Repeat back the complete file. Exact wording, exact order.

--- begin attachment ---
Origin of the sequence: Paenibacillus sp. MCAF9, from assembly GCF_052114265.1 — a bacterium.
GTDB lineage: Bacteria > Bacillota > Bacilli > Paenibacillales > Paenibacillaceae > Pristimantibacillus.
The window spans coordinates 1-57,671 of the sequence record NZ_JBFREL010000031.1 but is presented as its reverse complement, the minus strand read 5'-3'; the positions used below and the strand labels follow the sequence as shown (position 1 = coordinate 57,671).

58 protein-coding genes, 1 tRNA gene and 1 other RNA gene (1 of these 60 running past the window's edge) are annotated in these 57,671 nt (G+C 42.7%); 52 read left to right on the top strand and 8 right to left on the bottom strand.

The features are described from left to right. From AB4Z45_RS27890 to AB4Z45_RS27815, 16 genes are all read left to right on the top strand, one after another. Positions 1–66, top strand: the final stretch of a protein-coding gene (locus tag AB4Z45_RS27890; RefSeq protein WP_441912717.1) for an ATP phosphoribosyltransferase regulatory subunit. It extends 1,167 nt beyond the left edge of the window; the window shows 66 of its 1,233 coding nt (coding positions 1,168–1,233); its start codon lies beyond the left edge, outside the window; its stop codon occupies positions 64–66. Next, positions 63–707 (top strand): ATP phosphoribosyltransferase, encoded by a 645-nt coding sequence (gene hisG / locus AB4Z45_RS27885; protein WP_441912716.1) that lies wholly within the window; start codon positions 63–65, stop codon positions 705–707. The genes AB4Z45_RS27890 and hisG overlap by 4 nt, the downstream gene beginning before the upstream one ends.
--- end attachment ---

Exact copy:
Origin of the sequence: Paenibacillus sp. MCAF9, from assembly GCF_052114265.1 — a bacterium.
GTDB lineage: Bacteria > Bacillota > Bacilli > Paenibacillales > Paenibacillaceae > Pristimantibacillus.
The window spans coordinates 1-57,671 of the sequence record NZ_JBFREL010000031.1 but is presented as its reverse complement, the minus strand read 5'-3'; the positions used below and the strand labels follow the sequence as shown (position 1 = coordinate 57,671).

58 protein-coding genes, 1 tRNA gene and 1 other RNA gene (1 of these 60 running past the window's edge) are annotated in these 57,671 nt (G+C 42.7%); 52 read left to right on the top strand and 8 right to left on the bottom strand.

The features are described from left to right. From AB4Z45_RS27890 to AB4Z45_RS27815, 16 genes are all read left to right on the top strand, one after another. Positions 1–66, top strand: the final stretch of a protein-coding gene (locus tag AB4Z45_RS27890; RefSeq protein WP_441912717.1) for an ATP phosphoribosyltransferase regulatory subunit. It extends 1,167 nt beyond the left edge of the window; the window shows 66 of its 1,233 coding nt (coding positions 1,168–1,233); its start codon lies beyond the left edge, outside the window; its stop codon occupies positions 64–66. Next, positions 63–707 (top strand): ATP phosphoribosyltransferase, encoded by a 645-nt coding sequence (gene hisG / locus AB4Z45_RS27885; protein WP_441912716.1) that lies wholly within the window; start codon positions 63–65, stop codon positions 705–707. The genes AB4Z45_RS27890 and hisG overlap by 4 nt, the downstream gene beginning before the upstream one ends.